To the accomplishment of the foregoing and related ends, the one or more embodiments comprise the features hereinafter fully described and particularly pointed out in the claims. The following description and the annexed drawings set forth in detail certain illustrative aspects of the one or more embodiments. These aspects are indicative, however, of but a few of the various ways in which the principles of various embodiments may be employed and the described embodiments are intended to include all such aspects and their equivalents.
  • BRIEF DESCRIPTION OF THE DRAWINGS
  • [0018]
    FIG. 1 illustrates a system wherein uplink soft handoff is enabled in a cdma2000 1 evolution data optimized (EvDO) wireless communication environment.
  • [0019]
    FIG. 2 is an illustration of a system that facilitates communication in a UMTS TDD communication environment according to the UMTS TDD Standard.
  • [0020]
    FIG. 3 is an illustration of a multiple access wireless communication system according to one or more embodiments.
  • [0021]
    FIG. 4 is an illustration of a methodology for enabling uplink soft handoff in a UMTS TDD wireless communication environment using a virtual active set (VAS), in accordance with one or more aspects.
  • [0022]
    FIG. 5 is an illustration of a methodology for communicating information in a UMTS TDD communication environment using a VAS in accordance with one or more aspects described herein.
  • [0023]
    FIG. 6 illustrates a methodology for generating a physical channel dedicated for transmission of power and rate control information for a user device in a UMTS TDD wireless communication environment, in accordance with various aspects set forth herein.
  • [0024]
    FIG. 7 is an illustration of a methodology for managing system load in a UMTS TDD wireless communication environment in accordance with various aspects.
  • [0025]
    FIG. 8 is an illustration of a user device that facilitates performing uplink soft handoff in a UMTS TDD wireless communication environment, in accordance with one or more embodiments described herein.
  • [0026]
    FIG. 9 is an illustration of a system that facilitates uplink soft handoff in a UMTS TDD wireless communication environment in accordance with one or more aspects set forth herein.
  • [0027]
    FIG. 10 is an illustration of a wireless network environment that can be employed in conjunction with the various systems and methods described herein.
  • DETAILED DESCRIPTION
  • [0028]
    Various embodiments are now described with reference to the drawings, wherein like reference numerals are used to refer to like elements throughout. In the following description, for purposes of explanation, numerous specific details are set forth in order to provide a thorough understanding of one or more embodiments. It may be evident, however, that such embodiment(s) may be practiced without these specific details. In other instances, well-known structures and devices are shown in block diagram form in order to facilitate describing one or more embodiments.
  • [0029]
    As used in this application, the terms “component,” “system,” and the like are intended to refer to a computer-related entity, either hardware, a combination of hardware and software, software, or software in execution. For example, a component may be, but is not limited to being, a process running on a processor, a processor, an object, an executable, a thread of execution, a program, and/or a computer. One or more components may reside within a process and/or thread of execution and a component may be localized on one computer and/or distributed between two or more computers. Also, these components can execute from various computer readable media having various data structures stored thereon. The components may communicate by way of local and/or remote processes such as in accordance with a signal having one or more data packets (e.g., data from one component interacting with another component in a local system, distributed system, and/or across a network such as the Internet with other systems by way of the signal).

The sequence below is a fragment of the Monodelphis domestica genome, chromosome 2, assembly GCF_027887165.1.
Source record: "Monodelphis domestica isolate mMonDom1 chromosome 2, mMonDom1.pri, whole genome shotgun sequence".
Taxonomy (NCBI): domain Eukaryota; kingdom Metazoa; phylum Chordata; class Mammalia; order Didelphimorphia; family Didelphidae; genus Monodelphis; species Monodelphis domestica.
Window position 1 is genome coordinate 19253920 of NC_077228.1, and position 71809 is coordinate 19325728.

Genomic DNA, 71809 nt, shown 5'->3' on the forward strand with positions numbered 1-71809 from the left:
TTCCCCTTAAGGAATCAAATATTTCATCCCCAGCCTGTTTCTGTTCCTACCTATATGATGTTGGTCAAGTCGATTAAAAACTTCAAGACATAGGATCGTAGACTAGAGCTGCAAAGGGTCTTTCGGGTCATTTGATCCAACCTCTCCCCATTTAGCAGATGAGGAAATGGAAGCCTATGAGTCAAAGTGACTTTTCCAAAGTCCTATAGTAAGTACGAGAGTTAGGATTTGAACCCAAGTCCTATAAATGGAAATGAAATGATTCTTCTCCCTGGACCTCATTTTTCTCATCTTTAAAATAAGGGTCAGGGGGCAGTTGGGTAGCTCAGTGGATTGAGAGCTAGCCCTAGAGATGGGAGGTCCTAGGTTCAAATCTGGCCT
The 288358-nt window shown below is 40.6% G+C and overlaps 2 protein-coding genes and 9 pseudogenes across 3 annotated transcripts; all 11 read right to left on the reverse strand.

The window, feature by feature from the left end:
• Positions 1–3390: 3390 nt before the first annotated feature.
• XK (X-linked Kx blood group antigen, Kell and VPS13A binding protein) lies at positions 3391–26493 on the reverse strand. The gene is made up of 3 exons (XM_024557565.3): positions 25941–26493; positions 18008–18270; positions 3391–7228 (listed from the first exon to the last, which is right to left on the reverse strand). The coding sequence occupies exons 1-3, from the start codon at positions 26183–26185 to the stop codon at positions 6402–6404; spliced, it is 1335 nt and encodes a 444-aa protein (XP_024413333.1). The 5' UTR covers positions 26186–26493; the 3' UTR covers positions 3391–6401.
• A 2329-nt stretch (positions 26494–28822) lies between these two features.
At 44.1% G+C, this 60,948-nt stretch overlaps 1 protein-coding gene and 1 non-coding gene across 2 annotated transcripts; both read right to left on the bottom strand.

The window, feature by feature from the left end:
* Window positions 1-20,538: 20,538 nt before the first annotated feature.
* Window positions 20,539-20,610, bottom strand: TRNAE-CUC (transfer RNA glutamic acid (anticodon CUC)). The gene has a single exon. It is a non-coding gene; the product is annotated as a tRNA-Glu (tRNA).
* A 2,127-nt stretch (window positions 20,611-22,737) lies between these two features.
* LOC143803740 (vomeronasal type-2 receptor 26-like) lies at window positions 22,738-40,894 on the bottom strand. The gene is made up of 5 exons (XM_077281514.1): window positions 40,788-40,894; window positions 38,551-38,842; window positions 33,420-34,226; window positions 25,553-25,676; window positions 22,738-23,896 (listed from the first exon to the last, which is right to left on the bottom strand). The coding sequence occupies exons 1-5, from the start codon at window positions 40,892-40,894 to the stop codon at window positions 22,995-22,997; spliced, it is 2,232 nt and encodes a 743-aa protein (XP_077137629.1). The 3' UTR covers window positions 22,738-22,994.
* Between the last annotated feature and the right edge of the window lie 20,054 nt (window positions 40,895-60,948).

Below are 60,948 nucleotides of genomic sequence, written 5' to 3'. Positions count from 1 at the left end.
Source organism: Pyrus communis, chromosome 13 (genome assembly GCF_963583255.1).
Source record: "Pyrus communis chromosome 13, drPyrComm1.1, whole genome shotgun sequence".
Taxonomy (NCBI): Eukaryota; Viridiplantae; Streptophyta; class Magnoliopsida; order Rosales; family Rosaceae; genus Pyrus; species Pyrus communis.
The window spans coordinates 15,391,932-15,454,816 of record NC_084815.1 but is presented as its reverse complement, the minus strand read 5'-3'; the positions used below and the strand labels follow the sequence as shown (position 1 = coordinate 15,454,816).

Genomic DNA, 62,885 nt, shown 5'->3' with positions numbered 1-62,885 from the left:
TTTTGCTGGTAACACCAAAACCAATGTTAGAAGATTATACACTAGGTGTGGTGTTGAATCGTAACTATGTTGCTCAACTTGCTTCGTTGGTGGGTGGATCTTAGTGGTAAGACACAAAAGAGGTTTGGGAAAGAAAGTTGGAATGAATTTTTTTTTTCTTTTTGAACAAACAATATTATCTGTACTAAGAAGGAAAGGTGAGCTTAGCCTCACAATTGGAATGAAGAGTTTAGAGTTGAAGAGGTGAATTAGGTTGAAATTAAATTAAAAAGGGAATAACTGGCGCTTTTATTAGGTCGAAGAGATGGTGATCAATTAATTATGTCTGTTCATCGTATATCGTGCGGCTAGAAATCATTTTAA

• [0030]
    Furthermore, various embodiments are described herein in connection with a subscriber station. A subscriber station can also be called a system, a subscriber unit, mobile station, mobile, remote station, access point, base station, remote terminal, access terminal, user terminal, user agent, or user equipment. A subscriber station may be a cellular telephone, a cordless telephone, a Session Initiation Protocol (SIP) phone, a wireless local loop (WLL) station, a personal digital assistant (PDA), a handheld device having wireless connection capability, or other processing device connected to a wireless modem.
  • [0031]
    Moreover various aspects or features described herein may be implemented as a method, apparatus, or article of manufacture using standard programming and/or engineering techniques. The term “article of manufacture” as used herein is intended to encompass a computer program accessible from any computer-readable device, carrier, or media. For example, computer readable media can include but are not limited to magnetic storage devices (e.g., hard disk, floppy disk, magnetic strips . . . ), optical disks (e.g., compact disk (CD), digital versatile disk (DVD). . . ), smart cards, and flash memory devices (e.g., card, stick, key drive . . . ).
  • [0032]